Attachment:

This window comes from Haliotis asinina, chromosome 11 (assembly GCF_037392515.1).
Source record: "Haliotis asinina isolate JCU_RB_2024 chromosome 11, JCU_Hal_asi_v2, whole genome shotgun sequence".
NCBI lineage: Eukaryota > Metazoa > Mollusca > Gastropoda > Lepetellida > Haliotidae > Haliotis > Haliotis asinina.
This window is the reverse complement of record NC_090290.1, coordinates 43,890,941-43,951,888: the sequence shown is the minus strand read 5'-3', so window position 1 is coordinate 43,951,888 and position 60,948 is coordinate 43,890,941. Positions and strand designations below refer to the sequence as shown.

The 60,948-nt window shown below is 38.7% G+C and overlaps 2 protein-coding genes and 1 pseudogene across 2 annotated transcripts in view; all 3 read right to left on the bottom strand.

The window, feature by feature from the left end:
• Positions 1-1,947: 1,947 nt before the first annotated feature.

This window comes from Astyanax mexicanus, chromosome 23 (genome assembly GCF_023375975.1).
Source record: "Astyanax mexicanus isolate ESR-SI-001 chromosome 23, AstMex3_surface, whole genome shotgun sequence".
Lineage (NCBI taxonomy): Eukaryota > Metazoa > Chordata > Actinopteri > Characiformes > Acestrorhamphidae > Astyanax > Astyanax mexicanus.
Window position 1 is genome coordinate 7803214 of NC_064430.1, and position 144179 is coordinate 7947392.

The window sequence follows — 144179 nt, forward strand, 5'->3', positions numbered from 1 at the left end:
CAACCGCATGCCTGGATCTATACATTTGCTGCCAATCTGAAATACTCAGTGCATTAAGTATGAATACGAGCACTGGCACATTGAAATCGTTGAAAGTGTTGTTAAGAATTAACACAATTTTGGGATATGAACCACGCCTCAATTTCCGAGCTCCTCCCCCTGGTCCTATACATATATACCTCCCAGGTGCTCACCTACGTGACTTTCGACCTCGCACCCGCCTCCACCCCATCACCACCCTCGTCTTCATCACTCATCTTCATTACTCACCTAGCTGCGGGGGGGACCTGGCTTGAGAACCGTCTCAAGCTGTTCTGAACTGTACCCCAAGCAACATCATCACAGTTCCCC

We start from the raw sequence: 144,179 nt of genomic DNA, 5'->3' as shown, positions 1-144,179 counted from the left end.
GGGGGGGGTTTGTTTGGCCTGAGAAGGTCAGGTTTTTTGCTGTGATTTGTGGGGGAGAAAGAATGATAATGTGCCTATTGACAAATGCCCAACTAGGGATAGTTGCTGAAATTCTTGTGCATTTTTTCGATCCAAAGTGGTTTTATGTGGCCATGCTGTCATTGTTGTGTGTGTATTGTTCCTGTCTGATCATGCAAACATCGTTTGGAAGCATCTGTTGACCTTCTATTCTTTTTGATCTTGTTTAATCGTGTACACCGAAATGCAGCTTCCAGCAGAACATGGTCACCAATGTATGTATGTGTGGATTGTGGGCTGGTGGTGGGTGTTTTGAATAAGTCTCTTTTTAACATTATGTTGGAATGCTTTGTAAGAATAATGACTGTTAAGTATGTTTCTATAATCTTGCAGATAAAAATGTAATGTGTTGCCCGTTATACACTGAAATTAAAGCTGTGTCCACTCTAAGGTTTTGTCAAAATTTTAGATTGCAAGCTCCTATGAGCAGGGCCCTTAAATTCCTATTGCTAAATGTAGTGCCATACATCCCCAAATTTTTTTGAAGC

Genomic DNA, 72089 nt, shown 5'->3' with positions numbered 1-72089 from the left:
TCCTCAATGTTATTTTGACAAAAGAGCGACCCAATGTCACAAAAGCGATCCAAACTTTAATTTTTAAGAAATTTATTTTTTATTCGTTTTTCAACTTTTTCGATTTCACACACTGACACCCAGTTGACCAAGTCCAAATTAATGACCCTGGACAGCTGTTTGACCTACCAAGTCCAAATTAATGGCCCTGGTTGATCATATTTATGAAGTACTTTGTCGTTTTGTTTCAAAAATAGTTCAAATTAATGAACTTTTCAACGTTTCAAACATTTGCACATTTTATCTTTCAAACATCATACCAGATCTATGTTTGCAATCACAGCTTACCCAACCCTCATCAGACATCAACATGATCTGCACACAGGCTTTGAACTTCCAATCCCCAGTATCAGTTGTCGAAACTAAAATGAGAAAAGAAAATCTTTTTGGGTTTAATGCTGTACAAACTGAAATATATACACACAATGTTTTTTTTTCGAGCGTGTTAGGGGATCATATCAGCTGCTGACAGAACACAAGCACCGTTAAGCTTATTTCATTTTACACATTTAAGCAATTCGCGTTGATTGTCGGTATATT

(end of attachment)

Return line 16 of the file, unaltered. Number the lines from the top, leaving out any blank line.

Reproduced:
Genomic DNA, 72089 nt, shown 5'->3' with positions numbered 1-72089 from the left: